An immense advance has been made during the last few years by a group of thinkers trained in pure science and mathematics towards a clearer understanding of the nature of scientific knowledge. The change of outlook may without exaggeration be styled revolutionary. Since, however, it is one for the exposition of which my personal competency might reasonably be called in question, I prefer to let experts in these fields of knowledge speak for themselves.

The doors through which Nature imposes her presence on us are the senses. . . . Older physics was subdivided into mechanics, acoustics, optics and theory of heat. We see the connections with organs of sensethe perceptions of motion, impressions of sound, light and heat. Here the qualities of the (perceiving) subject are still decisive for the formation of conceptions. The development of the exact sciences leads along a definite path from this stage to a goal which, even if far from being attained, yet lies clearly exposed before us : it is that of creating a picture of Nature which, confined within no limits of possible perception or intuition, represents a pure structure of conception, conceived for the purpose of depicting the sum of all experiences uniformly and without inconsistencies.

Nowadays mechanical force is an abstraction which has only its name in common with the subjective feeling of force. Mechanical mass is no longer an attribute of tangible bodies, but is also possessed by empty spaces filled only by ether radiation.

Inaudible tones, invisible light, imperceptible heat, these constitute the world of physics-cold and dead for him who wishes to experience living Nature, to grasp its relationships as a harmony, to marvel at her greatness in reverential awe.3

So the German mathematician and physicist Max Born. Similarly Mr. Eddington, Professor of Astronomy at Cambridge, in the essay already quoted (p. 27) in a footnote.

Leaving out all Aesthetic, ethical, or spiritual aspects of our environment, we are faced with qualities such as massiveness, substantiality, extension, duration, which are supposed to belong to the domain of physics. In a sense they do belong ; but physics is not in a position to handle them directly. The essence of their nature is inscrutable ; we may use mental pictures to aid calculations, but no image in the mind can be a replica of that which is not in the mind. And so in its actual procedure physics studies not these inscrutable qualities, but pointer readings which we can observe. The readings, it is true, reflect the fluctuations of the worldqualities ; but our exact knowledge is of the readings, not of the qualities. The former have as much resemblance to the latter as a telephone number has to a subscriber.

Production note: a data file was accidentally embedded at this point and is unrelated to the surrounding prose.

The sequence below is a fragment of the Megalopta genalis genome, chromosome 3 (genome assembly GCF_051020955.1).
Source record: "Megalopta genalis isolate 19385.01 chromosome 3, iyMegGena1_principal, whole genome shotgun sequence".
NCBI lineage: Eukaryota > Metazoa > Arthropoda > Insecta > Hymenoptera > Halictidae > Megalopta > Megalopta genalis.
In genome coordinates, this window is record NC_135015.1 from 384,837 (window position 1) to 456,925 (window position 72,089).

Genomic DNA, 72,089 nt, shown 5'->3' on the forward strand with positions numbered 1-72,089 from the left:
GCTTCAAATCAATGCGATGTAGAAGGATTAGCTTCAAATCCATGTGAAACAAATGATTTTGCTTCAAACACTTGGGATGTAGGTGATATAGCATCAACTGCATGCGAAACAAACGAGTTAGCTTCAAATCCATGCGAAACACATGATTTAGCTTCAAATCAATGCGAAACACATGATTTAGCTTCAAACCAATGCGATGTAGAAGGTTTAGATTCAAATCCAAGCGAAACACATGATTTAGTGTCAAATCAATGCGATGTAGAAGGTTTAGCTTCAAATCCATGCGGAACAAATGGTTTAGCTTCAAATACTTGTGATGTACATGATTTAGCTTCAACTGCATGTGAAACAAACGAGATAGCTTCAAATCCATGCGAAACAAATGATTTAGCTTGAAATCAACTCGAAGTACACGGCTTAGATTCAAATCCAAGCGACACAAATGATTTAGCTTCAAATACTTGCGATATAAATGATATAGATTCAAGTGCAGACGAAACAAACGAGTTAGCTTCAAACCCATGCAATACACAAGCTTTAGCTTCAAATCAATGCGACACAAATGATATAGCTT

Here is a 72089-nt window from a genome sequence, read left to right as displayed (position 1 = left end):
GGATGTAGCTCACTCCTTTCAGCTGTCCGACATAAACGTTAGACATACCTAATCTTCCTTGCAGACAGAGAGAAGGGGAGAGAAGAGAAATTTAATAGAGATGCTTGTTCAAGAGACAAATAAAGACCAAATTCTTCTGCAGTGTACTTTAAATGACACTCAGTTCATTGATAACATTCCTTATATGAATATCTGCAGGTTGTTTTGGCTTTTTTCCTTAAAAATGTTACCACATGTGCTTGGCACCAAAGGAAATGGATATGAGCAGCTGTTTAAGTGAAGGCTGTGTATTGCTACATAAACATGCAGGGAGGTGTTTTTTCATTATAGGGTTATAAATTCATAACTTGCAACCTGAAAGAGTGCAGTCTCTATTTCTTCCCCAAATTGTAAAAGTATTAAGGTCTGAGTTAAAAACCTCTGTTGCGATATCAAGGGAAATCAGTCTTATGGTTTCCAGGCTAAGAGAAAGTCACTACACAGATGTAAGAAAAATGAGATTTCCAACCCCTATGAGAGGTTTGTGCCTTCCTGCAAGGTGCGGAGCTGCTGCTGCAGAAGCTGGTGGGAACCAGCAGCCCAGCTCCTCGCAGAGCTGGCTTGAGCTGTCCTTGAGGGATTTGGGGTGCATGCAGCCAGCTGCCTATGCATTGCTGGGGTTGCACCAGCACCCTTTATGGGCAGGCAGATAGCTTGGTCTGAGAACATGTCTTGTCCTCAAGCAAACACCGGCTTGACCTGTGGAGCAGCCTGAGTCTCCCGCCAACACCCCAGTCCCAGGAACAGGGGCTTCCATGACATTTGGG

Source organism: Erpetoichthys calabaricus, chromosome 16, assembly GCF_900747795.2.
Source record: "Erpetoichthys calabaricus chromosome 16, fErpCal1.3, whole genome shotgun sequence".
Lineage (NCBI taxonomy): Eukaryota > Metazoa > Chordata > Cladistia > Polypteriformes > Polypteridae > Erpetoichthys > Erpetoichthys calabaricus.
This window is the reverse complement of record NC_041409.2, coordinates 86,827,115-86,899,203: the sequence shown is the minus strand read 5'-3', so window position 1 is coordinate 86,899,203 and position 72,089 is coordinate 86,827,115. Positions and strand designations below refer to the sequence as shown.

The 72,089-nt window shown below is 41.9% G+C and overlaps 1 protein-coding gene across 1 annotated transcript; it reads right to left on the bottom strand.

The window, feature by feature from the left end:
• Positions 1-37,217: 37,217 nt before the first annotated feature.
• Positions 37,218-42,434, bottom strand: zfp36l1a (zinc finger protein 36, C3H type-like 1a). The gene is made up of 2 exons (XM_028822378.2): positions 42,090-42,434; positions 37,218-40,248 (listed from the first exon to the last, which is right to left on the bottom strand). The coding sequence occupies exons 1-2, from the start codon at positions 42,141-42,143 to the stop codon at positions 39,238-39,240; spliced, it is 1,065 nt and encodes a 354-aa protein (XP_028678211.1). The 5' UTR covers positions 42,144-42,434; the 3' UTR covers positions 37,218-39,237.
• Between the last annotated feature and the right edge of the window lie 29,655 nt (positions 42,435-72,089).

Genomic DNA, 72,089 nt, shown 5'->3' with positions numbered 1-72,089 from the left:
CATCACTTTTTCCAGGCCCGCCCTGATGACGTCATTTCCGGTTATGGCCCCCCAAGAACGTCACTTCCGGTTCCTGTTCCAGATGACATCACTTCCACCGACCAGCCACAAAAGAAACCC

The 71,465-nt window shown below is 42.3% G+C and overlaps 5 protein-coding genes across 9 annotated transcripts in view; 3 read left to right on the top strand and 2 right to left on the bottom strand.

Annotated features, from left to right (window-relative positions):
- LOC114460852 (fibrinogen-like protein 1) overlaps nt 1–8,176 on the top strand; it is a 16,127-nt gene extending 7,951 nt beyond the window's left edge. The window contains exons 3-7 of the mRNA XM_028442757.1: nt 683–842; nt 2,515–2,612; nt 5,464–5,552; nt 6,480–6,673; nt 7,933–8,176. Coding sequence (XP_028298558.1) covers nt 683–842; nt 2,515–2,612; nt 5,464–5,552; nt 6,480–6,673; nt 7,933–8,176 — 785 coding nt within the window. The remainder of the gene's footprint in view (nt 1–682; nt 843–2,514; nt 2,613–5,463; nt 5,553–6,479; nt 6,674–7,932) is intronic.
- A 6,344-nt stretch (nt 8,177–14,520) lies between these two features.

Until recently physicists took it for granted that they had knowledge of the entities dealt with, which was of a more intimate character; and the difficulty which many find even now in accepting the theory of relativity arises from an unwillingness to give up these intuitions or traditions as to the intrinsic nature of space, time, matter and force, and substitute for them a knowledge expressible in terms of the readings of measuring instruments. In considering the relations of science and religion it is a very relevant fact that physics is now in course of abandoning all claim to a type of knowledge which it formerly asserted without hesitation. Moreover, these considerations indicate the limits to the sphere of exact science.

The conclusion of the matter is summed up in popular language by Mr. Bertrand Russell : 4

What we know about the physical world, I repeat, is much more abstract than was formerly supposed. Between bodies there are occurrences, such as light-waves; of the laws of these Occurrences we know something-just so much as can be expressed in mathematical formula-but of their nature we know nothing.

We naturally interpret the world pictorially; that is to say, we imagine that what goes on is more or less like what we see. But in fact this likeness can only extend to certain formal logical properties expressing structure, so that all we can know is certain general characteristics of its changes. Perhaps an illustration may make the matter clear. Between a piece of orchestral music as played, and the same piece of music as printed in the score, there is a certain resemblance, which may be described as a resemblance of structure. The resemblance is of such a sort that, when you know the rules, you can infer the music from the score or the score from the music. But suppose you had been stone-deaf from birth, but had lived among musical people. You could understand, if you had learned to speak and to do lip-reading, that the musical scores represented something quite different from themselves in intrinsic quality, though similar in structure. The value of music would be completely unimaginable to you, but you could infer all its mathematical characteristics, since they are the same as those of the score. Now our knowledge of nature is something like this. We can read the scores, and infer just so much as our stone-deaf person could have inferred about music. But we have not the advantages which he derived from association with musical people. We cannot know whether the music represented

Chapter 1 Table of Contents Chapter 3